Podiatry Billing – General Medicare Coverage Guidelines
By: Cal LaGroue
In this article, we’ll discuss various common disorders within the field of podiatry, But more importantly, we’ll discuss when Medicare covers professional treatment for these disorders. A large percentage of foot care is classified as routine, and thus not covered by insurance. The reasoning being that ‘routine care’ does not require the skills of a medical professional. So, in order to avoid podiatry billing nightmares, it’s important for providers and patients to know the distinguishing factors that define eligibility for podiatry Medicare coverage.
Common Issues that are Generally NOT Covered
- ‘Routine Foot Care’ (as defined by Medicare)
- Corns and callus cutting or removal
- General nail maintenance (trimming, cutting, clipping, or debriding), and
- Other hygienic and preventive maintenance, such as:
- cleaning and soaking of the feet,
- the use of skin creams to maintain skin tone of either ambulatory or bedfast patients,
- any other service performed in the absence of localized illness, injury, or symptoms involving the foot.
- Flat Foot
- Defined as a condition in which one or more arches of a foot have, in layman’s terms, flattened out. Services and devices used to treat this condition (including supportive devices and prescriptions) are not covered.
- General Supportive Devices
- Orthopedic shoes and other supportive devices for the feet are not generally covered,
- However, Medicare does cover shoes if they are an integral part of some sort of covered treatment, such as a leg brace. There is also a narrow exception that allows coverage of special shoes (and inserts) for some patients with diabetes.
Exceptions: When Common Issues May be Covered
- The presence of a systemic condition may require scrupulous foot care by a professional. In such instances, ‘routine foot care’ that would typically not be covered under Medicare’s podiatry billing rules, may in fact be covered. Such instances include metabolic and neurological conditions, as well as peripheral vascular disease.
- In other words, when certain conditions result in severe circulatory embarrassment or areas of diminished sensation in the individual’s legs or feet, certain routine foot care procedures may pose a hazard if not performed by a professional. Thus, coverage extends to routine care (such as: cutting/removing corns and calluses; trimming, cutting, clipping, or debriding nails)
- Incomplete List of Conditions that Allow ‘Routine Foot Care’ to be Covered:
- Diabetes mellitus *
- Arteriosclerosis obliterans (A.S.O., arteriosclerosis of the extremities, occlusive
- Buerger’s disease (thromboangiitis obliterans)
- Chronic thrombophlebitis *
- Peripheral neuropathies involving the feet
- Associated with malnutrition and vitamin deficiency *
- Malnutrition (general, pellagra)
- Malabsorption (celiac disease, tropical sprue)
- Pernicious anemia
- Associated with carcinoma *
- Associated with diabetes mellitus *
- Associated with drugs and toxins *
- Associated with multiple sclerosis *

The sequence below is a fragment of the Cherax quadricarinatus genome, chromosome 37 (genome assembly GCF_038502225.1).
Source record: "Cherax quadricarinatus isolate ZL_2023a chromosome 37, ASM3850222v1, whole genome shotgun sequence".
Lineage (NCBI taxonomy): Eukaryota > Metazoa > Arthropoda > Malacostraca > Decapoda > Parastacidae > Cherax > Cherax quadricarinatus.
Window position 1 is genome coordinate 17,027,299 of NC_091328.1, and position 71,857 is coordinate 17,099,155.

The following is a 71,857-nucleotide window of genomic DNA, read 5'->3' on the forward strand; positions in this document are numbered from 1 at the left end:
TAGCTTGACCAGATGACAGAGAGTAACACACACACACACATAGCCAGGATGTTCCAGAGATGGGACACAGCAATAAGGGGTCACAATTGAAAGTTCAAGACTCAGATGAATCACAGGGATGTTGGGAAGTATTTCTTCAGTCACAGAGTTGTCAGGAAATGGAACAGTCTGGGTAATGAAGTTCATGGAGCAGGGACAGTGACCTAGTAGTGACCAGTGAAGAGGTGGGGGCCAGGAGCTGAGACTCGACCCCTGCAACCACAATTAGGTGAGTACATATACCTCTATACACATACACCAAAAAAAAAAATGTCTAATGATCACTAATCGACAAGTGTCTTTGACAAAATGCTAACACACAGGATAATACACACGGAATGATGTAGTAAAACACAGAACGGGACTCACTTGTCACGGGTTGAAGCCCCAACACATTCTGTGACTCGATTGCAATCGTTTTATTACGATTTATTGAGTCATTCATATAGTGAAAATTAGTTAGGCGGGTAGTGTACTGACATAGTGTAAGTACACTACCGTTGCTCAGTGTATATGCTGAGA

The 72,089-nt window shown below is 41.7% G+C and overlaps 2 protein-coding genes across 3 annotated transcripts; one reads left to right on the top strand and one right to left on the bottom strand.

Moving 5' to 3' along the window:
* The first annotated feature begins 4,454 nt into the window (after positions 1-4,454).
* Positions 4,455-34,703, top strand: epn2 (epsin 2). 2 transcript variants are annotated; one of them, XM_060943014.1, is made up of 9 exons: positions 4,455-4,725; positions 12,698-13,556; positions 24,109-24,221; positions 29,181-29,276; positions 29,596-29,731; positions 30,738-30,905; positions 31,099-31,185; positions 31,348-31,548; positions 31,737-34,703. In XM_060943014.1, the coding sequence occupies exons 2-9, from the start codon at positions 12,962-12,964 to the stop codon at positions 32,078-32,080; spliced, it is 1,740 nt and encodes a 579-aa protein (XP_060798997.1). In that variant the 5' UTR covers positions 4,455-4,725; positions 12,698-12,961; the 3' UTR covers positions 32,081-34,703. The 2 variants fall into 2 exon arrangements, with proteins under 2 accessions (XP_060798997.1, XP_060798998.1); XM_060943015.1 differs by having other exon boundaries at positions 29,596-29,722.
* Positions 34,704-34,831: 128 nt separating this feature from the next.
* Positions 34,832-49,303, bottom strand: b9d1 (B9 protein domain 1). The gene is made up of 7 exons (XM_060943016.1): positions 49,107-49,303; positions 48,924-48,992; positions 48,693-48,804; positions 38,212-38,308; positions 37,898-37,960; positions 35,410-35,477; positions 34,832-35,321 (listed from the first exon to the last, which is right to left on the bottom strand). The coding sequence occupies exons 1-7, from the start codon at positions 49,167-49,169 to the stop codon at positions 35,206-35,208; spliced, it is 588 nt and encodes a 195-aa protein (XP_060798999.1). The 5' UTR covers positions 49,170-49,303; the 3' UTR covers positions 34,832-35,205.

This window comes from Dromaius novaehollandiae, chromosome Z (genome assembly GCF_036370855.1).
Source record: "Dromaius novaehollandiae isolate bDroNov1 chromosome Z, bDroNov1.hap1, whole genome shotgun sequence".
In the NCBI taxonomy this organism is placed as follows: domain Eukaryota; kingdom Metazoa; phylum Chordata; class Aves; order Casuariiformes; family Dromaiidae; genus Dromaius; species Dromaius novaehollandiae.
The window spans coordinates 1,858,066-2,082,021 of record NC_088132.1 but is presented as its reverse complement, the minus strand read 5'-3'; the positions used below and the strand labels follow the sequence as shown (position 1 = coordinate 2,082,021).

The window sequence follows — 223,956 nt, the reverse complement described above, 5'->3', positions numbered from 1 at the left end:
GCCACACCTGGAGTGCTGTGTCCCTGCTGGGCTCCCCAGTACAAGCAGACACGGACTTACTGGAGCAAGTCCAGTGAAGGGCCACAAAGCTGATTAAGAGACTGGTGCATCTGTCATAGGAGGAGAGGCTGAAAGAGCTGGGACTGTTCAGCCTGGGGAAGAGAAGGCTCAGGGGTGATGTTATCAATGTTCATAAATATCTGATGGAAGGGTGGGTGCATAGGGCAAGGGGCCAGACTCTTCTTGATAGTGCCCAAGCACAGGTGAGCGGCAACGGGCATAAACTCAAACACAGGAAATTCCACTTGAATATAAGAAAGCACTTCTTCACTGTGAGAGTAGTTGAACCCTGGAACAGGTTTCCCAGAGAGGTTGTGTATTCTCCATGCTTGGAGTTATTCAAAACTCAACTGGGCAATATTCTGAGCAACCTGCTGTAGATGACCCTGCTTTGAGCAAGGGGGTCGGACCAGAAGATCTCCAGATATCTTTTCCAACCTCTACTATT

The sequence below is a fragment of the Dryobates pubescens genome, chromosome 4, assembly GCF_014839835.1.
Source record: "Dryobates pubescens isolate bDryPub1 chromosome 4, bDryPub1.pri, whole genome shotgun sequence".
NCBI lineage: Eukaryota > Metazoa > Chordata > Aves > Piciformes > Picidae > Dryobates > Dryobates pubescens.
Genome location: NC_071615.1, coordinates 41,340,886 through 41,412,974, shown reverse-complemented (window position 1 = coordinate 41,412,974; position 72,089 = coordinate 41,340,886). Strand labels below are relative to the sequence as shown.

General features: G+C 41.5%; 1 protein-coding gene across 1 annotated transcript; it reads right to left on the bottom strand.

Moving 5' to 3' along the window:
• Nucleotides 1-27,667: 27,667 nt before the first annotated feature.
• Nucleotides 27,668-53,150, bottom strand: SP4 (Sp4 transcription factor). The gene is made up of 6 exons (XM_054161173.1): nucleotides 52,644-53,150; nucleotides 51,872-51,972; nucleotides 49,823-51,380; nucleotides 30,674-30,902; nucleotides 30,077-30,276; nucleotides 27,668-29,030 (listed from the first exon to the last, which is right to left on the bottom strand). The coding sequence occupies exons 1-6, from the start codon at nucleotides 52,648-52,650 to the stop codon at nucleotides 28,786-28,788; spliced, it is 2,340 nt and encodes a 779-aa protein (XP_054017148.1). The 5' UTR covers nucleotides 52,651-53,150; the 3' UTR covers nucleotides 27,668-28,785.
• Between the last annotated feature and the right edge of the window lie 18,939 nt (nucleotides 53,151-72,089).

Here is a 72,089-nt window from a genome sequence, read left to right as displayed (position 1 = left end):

- Associated with uremia (chronic renal disease) * o Associated with traumatic injury
- Associated with leprosy or neurosyphilis
- Associated with hereditary disorders
- Hereditary sensory radicular neuropathy
- Angiokeratoma corporis diffusum (Fabry’s)
- Amyloid neuropathy
- (Note: If a condition above has an asterisk, the patient must be under the active care of a doctor of medicine or osteopathy (who documents the condition) for coverage to be extended)
Other Covered Conditions
- The treatment of warts (including plantar warts) on the foot is covered to the same extent as warts located elsewhere on the body.
- Treatment of mycotic nails may be covered, even in the absence of a systemic condition
- The treatment of mycotic nails for an ambulatory patient is covered only when the physician attending the patient’s mycotic condition documents that (1) there is clinical evidence of mycosis of the toenail, and (2) the patient has marked limitation of ambulation, pain, or secondary infection resulting from the thickening and dystrophy of the infected toenail plate.
- The treatment of mycotic nails for a non ambulatory patient is covered only when the physician attending the patient’s mycotic condition documents that (1) there is clinical evidence of mycosis of the toenail, and (2) the patient suffers from pain or secondary infection resulting from the thickening and dystrophy of the infected toenail plate.
Specific Podiatry Billing Guidelines for Complicating Conditions
- When submitting claims for Medicare patients with complicating conditions, the name of the M.D. or D.O. who diagnosed the condition must be included in the claim, along with the approximate date when the patient last saw that physician.
- When a systemic condition requires routine care to be conducted by a professional, carefully document any convincing evidence, showing that non-professional performance of a service would have been hazardous for the beneficiary because of the underlying systemic disease. Simply stating that the patient has a complicating condition, does not intrinsically guarantee Podiatry billing coverage.
- The exclusion of foot care is determined by the nature of the service and not according to who provides the service. In other words, make sure that submitted clinical documentation (and Medicare guidelines) support any routine care provided, if coverage is meant to be extended
- Sometimes coverage is extended to incidental non-covered services that are performed as a necessary and integral part of a covered procedure. An example would be: maintenance, like trimming, that is required to create better access for a covered procedure. However, such an instance would be considered part of the covered service and thus, could not be submitted as a separate claim.